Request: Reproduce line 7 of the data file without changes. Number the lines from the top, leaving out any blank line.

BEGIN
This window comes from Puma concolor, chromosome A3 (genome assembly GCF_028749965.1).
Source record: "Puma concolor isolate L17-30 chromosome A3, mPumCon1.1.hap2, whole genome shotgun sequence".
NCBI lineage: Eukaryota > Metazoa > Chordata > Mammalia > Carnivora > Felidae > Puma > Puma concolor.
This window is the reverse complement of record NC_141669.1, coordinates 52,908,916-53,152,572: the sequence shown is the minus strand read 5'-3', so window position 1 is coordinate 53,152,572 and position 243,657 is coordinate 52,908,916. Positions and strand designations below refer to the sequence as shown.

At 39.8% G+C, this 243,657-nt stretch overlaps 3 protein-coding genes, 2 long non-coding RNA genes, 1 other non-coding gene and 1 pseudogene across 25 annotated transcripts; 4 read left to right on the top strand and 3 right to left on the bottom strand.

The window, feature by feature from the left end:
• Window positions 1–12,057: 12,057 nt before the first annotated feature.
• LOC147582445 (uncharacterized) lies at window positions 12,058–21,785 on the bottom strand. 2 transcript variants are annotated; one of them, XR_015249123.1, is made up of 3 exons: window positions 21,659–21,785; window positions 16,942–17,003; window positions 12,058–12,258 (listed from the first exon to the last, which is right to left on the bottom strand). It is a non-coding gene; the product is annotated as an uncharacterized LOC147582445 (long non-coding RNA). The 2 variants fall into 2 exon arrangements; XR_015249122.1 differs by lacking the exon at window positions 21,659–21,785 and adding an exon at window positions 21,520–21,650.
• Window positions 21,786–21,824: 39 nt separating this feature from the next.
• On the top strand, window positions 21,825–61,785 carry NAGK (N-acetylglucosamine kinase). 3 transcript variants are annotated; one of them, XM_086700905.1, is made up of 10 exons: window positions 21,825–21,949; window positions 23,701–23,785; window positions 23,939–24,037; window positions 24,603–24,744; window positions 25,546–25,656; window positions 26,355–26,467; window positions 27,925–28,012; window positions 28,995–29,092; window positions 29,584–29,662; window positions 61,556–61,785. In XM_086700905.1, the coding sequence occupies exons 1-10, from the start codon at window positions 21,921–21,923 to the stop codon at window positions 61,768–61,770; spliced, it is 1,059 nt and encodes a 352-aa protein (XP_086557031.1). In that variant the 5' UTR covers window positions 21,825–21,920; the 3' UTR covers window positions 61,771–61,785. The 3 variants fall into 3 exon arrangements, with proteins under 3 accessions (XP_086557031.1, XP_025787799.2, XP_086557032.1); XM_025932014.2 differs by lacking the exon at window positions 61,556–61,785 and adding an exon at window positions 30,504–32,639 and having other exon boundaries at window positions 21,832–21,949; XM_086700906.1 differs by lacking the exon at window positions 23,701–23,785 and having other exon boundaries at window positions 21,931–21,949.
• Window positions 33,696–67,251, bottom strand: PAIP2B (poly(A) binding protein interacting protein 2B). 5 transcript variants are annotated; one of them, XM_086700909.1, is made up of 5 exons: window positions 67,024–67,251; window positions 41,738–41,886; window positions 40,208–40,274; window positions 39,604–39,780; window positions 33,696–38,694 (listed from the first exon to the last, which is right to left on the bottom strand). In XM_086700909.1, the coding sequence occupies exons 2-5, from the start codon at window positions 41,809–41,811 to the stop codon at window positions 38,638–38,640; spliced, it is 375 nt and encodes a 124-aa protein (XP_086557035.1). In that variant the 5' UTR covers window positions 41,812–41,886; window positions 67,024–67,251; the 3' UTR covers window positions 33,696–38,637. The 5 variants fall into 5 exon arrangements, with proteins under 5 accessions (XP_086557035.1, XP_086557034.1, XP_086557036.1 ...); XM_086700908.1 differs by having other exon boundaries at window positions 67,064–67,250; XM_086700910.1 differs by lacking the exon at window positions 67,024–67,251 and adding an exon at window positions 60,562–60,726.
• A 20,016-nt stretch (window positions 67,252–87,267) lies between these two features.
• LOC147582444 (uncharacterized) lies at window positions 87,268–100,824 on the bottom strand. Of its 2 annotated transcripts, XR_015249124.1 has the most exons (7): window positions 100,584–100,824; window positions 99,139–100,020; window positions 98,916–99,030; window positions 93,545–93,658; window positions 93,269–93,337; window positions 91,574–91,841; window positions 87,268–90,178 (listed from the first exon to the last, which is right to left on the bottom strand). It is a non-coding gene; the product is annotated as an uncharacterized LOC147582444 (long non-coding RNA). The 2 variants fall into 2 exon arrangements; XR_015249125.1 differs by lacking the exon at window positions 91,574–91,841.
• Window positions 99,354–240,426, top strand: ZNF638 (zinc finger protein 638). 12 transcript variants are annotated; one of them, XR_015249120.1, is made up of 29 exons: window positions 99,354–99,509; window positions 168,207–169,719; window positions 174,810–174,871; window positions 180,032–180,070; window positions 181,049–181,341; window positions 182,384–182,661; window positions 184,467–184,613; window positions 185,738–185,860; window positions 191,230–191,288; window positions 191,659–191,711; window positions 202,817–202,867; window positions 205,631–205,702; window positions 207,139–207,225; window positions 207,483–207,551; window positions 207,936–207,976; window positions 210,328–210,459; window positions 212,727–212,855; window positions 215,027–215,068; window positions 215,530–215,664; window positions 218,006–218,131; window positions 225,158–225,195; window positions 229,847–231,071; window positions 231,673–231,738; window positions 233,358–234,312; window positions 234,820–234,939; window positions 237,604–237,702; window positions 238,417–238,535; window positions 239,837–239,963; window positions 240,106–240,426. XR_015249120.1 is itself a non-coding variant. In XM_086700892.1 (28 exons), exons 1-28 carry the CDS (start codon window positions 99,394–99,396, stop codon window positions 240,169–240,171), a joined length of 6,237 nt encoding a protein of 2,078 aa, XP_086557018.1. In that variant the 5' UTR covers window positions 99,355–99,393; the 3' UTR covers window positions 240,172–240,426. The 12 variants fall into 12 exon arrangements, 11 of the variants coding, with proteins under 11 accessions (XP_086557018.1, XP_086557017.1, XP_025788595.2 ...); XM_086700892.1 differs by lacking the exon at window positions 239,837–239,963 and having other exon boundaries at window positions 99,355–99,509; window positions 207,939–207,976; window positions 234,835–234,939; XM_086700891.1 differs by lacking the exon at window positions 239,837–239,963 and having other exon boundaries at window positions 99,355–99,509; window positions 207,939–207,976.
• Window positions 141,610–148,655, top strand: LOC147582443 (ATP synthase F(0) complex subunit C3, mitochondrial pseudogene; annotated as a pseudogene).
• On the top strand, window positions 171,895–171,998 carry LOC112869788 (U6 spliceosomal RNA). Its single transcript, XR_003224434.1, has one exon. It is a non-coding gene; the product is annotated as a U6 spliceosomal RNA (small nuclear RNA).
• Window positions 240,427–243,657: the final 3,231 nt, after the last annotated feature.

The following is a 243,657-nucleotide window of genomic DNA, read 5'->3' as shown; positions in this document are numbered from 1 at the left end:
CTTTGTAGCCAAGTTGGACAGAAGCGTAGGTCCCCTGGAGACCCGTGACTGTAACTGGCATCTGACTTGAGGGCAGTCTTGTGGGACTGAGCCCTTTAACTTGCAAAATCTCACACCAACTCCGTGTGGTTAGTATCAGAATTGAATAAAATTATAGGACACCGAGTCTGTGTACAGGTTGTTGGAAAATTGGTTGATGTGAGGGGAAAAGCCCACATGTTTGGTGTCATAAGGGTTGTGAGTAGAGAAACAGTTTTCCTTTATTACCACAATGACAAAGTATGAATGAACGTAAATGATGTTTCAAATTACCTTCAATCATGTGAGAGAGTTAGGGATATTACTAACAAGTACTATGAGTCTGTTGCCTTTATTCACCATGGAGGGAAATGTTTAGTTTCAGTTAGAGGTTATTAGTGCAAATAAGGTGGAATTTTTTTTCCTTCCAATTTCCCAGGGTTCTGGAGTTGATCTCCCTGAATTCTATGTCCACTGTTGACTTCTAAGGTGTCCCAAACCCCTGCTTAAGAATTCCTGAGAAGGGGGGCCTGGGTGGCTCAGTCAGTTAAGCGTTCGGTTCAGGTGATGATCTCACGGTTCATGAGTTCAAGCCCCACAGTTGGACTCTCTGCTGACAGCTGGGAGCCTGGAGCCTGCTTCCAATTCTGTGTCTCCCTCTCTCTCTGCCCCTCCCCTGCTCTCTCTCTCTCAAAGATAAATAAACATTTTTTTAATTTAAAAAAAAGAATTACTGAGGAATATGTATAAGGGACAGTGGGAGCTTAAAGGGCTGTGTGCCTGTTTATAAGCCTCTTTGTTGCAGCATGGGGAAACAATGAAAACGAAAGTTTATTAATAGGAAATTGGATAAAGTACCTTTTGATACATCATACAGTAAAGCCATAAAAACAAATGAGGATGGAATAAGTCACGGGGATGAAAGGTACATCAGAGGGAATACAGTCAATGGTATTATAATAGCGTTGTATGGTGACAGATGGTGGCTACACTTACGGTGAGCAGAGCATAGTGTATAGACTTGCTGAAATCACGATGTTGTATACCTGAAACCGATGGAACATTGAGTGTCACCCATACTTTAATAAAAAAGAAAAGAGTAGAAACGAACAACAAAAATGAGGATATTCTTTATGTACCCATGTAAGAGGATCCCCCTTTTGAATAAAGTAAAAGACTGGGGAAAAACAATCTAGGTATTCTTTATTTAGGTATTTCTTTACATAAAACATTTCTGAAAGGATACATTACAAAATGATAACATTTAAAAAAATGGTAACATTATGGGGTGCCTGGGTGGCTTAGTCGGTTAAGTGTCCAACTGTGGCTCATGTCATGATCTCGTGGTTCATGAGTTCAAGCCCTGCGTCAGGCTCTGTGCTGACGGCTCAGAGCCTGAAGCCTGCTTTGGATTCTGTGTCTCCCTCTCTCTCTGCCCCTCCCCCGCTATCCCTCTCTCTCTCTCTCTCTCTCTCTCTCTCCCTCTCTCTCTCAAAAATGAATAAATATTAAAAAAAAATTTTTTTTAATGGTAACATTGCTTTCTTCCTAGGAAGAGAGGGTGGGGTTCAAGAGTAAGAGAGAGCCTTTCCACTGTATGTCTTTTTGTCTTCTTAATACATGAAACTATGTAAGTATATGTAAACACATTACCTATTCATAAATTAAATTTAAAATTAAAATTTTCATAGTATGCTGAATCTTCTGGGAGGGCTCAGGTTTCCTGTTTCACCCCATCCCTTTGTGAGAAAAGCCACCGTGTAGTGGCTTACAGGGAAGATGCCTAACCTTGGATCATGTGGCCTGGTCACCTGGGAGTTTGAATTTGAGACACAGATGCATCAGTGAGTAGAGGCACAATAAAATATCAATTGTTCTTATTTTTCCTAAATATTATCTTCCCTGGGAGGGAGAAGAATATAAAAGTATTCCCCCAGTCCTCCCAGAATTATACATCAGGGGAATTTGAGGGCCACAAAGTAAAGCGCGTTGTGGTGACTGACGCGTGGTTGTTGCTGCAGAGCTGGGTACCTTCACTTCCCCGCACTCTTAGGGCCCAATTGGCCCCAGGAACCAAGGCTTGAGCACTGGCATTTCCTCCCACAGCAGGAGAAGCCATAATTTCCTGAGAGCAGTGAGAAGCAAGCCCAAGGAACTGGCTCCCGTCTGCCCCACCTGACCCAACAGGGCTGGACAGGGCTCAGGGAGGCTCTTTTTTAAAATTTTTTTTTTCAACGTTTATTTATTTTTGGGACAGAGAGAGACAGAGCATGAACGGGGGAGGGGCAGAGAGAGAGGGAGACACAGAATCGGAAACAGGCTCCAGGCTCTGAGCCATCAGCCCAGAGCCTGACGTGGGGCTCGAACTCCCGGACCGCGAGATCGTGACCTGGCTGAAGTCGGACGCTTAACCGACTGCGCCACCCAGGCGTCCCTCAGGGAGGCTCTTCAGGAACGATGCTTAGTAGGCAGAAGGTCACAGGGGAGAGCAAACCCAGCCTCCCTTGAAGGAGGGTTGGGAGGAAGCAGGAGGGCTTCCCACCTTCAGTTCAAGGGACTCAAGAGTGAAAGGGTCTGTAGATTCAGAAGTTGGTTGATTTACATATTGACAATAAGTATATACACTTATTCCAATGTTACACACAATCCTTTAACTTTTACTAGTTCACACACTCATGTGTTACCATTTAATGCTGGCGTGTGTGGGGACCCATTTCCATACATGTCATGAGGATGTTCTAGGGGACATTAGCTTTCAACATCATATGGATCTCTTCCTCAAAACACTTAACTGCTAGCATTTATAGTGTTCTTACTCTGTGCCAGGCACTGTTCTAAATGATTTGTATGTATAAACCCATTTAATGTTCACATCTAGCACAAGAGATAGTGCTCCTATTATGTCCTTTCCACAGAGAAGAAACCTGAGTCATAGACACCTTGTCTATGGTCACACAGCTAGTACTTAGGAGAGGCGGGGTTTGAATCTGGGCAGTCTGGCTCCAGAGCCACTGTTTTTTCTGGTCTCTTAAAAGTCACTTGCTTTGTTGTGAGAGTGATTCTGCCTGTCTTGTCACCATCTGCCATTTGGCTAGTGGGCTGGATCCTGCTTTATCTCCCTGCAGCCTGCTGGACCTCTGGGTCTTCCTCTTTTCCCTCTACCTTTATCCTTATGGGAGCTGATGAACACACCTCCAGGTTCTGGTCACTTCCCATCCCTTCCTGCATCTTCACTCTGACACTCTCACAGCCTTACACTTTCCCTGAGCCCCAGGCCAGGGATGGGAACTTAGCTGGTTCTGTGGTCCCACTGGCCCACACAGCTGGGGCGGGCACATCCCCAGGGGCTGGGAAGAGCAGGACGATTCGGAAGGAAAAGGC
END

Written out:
• Window positions 1–12,057: 12,057 nt before the first annotated feature.